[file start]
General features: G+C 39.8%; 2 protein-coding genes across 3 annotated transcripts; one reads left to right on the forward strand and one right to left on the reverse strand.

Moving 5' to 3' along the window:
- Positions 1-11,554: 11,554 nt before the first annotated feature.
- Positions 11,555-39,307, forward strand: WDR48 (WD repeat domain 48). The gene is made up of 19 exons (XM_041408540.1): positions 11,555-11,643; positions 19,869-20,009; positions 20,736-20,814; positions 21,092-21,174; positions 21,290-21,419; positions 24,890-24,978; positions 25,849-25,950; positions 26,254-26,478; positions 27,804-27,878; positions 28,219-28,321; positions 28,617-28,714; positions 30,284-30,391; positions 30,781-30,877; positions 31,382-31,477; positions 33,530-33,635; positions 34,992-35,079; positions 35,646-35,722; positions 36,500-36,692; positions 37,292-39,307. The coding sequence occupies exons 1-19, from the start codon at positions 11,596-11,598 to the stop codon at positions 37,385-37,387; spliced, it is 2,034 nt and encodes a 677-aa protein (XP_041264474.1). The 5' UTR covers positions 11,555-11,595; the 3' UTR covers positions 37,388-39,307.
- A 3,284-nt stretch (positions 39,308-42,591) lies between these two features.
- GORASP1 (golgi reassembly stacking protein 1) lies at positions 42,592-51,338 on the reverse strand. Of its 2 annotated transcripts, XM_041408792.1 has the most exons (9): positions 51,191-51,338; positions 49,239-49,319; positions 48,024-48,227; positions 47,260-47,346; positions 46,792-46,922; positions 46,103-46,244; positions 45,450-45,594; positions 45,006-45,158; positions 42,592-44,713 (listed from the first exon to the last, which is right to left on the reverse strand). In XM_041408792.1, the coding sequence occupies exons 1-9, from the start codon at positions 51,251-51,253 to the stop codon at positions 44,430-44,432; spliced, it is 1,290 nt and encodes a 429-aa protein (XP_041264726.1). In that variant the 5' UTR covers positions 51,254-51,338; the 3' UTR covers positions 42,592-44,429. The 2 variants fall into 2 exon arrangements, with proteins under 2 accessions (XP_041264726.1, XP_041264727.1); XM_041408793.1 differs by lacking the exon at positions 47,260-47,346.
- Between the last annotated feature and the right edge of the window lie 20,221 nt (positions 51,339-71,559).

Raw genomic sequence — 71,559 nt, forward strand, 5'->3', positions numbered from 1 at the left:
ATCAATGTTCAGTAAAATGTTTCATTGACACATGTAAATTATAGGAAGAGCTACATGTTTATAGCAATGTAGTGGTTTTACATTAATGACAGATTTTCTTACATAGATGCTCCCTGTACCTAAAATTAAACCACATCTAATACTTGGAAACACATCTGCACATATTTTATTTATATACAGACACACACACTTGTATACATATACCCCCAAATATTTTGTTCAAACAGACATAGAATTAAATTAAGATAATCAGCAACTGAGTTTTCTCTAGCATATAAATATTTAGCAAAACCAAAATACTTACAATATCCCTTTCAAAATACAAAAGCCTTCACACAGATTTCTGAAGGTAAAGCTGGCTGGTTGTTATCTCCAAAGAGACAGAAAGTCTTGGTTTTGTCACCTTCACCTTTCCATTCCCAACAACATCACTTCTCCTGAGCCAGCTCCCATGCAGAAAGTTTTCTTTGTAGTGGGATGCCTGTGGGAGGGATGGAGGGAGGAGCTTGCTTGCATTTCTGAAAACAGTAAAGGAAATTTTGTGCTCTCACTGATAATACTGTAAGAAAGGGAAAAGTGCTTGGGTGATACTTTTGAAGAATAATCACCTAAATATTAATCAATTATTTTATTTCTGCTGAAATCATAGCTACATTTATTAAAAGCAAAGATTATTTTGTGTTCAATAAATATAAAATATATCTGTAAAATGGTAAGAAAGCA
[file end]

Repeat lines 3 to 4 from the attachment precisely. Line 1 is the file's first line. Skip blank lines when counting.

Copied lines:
- Positions 1-11,554: 11,554 nt before the first annotated feature.
- Positions 11,555-39,307, forward strand: WDR48 (WD repeat domain 48). The gene is made up of 19 exons (XM_041408540.1): positions 11,555-11,643; positions 19,869-20,009; positions 20,736-20,814; positions 21,092-21,174; positions 21,290-21,419; positions 24,890-24,978; positions 25,849-25,950; positions 26,254-26,478; positions 27,804-27,878; positions 28,219-28,321; positions 28,617-28,714; positions 30,284-30,391; positions 30,781-30,877; positions 31,382-31,477; positions 33,530-33,635; positions 34,992-35,079; positions 35,646-35,722; positions 36,500-36,692; positions 37,292-39,307. The coding sequence occupies exons 1-19, from the start codon at positions 11,596-11,598 to the stop codon at positions 37,385-37,387; spliced, it is 2,034 nt and encodes a 677-aa protein (XP_041264474.1). The 5' UTR covers positions 11,555-11,595; the 3' UTR covers positions 37,388-39,307.